Review: Unlocking the limitations of urea supply in ruminant diets by considering the natural mechanism of endogenous urea secretion

K.Nichols, Carvalho, R.Rauch,  J.Martín-Tereso

Trouw Nutrition R&D, P.O. Box 299, 3800 AG Amersfoort, the Netherlands

Open Access
animal Available online 21 May 2022, 100537

by K. Nichols on 23/05/2022
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  • Urea recycling has potential to improve nitrogen efficiency of ruminants.
  • Low rumen ammonia concentrations stimulate productive ruminal use of recycled urea.
  • Dietary nitrogen should be supplied in such a way that supports urea recycling.
  • Postruminal delivery may expand the use of urea as a ruminant feed ingredient.
  • Further understanding of urea absorption, metabolism, and recycling is warranted.


Ruminants have evolved with the capability to recycle endogenous urea to the gastrointestinal tract (GIT). Ruminal ammonia derived from urea recycling makes a net contribution to digestible N flow if it is used to synthesise microbial protein. The dynamics of urea recycling and its quantitative importance to the N economy of ruminants are affected by dietary and physiological factors. In general, the transfer of endogenous urea to the GIT is related positively to blood urea concentration and rumen-fermentable energy supply and negatively to ruminal ammonia concentration. After consumption of a meal rich in rumen-degradable N, ruminal ammonia concentrations peak and can exceed the rate of carbohydrate fermentation, resulting in inefficient ammonia capture by microbes. These periods are characterised by greater ruminal ammonia efflux and reduced urea influx. A low ruminal ammonia concentration over time can stimulate recycling of endogenous urea-N to the rumen and its capture into microbial protein and reduce N excretion. Shifting protein digestion to the postruminal GIT can reduce ruminal ammonia concentration and increase plasma urea concentration, conditions that should promote greater reliance on urea recycling to meet N requirements of the rumen. Their ability to use non-protein N, of dietary or endogenous origin, to synthesise metabolisable protein and subsequently meat and milk contributes positively to the human-edible protein efficiency of ruminants. Dietary urea is rapidly degraded to ammonia in the rumen, and high rates of ammonia absorption across the rumen wall when a urea-rich meal is consumed can lead to hypophagic and toxic effects associated with urea feeding. Non-protein N absorbed in the postruminal GIT can contribute substantially to net urea and ammonia uptake into the portal vein, which reflects the potential for targeted urea release in postruminal sections of the GIT. In this review, we suggest that the regulation of urea recycling to the rumen is a critical step towards improved efficiency of ruminal N utilisation. We describe an approach by which postruminal urea supplementation, as an alternative to its ruminal application, may allow a slow and steady return of N to the rumen, avoid peaks in ammonia concentration associated with feeding, confer a greater and more efficient microbial synthesis, and improve fibre digestion compared with conventional urea supplementation.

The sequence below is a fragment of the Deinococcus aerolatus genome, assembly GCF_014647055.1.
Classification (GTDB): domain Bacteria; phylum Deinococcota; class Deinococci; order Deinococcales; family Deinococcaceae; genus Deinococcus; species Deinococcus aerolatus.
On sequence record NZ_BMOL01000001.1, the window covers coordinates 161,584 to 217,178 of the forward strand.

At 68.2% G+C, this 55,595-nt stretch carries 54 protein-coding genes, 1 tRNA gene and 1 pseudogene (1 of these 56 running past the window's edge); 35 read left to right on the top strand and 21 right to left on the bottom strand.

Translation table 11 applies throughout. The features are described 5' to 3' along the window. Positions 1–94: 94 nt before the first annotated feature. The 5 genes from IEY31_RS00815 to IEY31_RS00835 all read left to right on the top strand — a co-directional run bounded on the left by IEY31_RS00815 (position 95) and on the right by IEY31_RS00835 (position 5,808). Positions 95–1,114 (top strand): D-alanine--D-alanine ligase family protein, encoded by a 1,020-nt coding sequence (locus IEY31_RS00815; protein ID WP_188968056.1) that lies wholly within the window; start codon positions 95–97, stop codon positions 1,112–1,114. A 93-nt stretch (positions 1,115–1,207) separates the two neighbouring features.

• Nitrogen efficiency
  • Nitrogen recycling
  • Postruminal
  • Rumen
  • Ruminal ammonia